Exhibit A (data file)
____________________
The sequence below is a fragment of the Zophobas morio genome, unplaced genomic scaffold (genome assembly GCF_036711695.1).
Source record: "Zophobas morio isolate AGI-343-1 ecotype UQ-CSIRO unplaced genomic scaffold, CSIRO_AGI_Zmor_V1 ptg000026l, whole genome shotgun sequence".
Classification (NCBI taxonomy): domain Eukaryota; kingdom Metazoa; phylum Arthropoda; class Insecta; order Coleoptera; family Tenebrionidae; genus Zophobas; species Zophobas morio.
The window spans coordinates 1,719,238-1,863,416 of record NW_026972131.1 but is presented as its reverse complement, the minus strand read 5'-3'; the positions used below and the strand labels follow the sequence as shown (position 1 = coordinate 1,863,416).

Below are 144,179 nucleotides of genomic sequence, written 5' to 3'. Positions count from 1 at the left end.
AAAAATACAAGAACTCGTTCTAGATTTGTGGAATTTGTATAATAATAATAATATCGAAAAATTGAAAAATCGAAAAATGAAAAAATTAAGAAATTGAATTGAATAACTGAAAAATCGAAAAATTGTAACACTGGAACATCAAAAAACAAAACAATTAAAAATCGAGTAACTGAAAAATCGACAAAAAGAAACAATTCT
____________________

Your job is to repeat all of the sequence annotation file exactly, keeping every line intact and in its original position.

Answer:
The sequence below is a fragment of the Zophobas morio genome, unplaced genomic scaffold (genome assembly GCF_036711695.1).
Source record: "Zophobas morio isolate AGI-343-1 ecotype UQ-CSIRO unplaced genomic scaffold, CSIRO_AGI_Zmor_V1 ptg000026l, whole genome shotgun sequence".
Classification (NCBI taxonomy): domain Eukaryota; kingdom Metazoa; phylum Arthropoda; class Insecta; order Coleoptera; family Tenebrionidae; genus Zophobas; species Zophobas morio.
The window spans coordinates 1,719,238-1,863,416 of record NW_026972131.1 but is presented as its reverse complement, the minus strand read 5'-3'; the positions used below and the strand labels follow the sequence as shown (position 1 = coordinate 1,863,416).

Below are 144,179 nucleotides of genomic sequence, written 5' to 3'. Positions count from 1 at the left end.
AAAAATACAAGAACTCGTTCTAGATTTGTGGAATTTGTATAATAATAATAATATCGAAAAATTGAAAAATCGAAAAATGAAAAAATTAAGAAATTGAATTGAATAACTGAAAAATCGAAAAATTGTAACACTGGAACATCAAAAAACAAAACAATTAAAAATCGAGTAACTGAAAAATCGACAAAAAGAAACAATTCT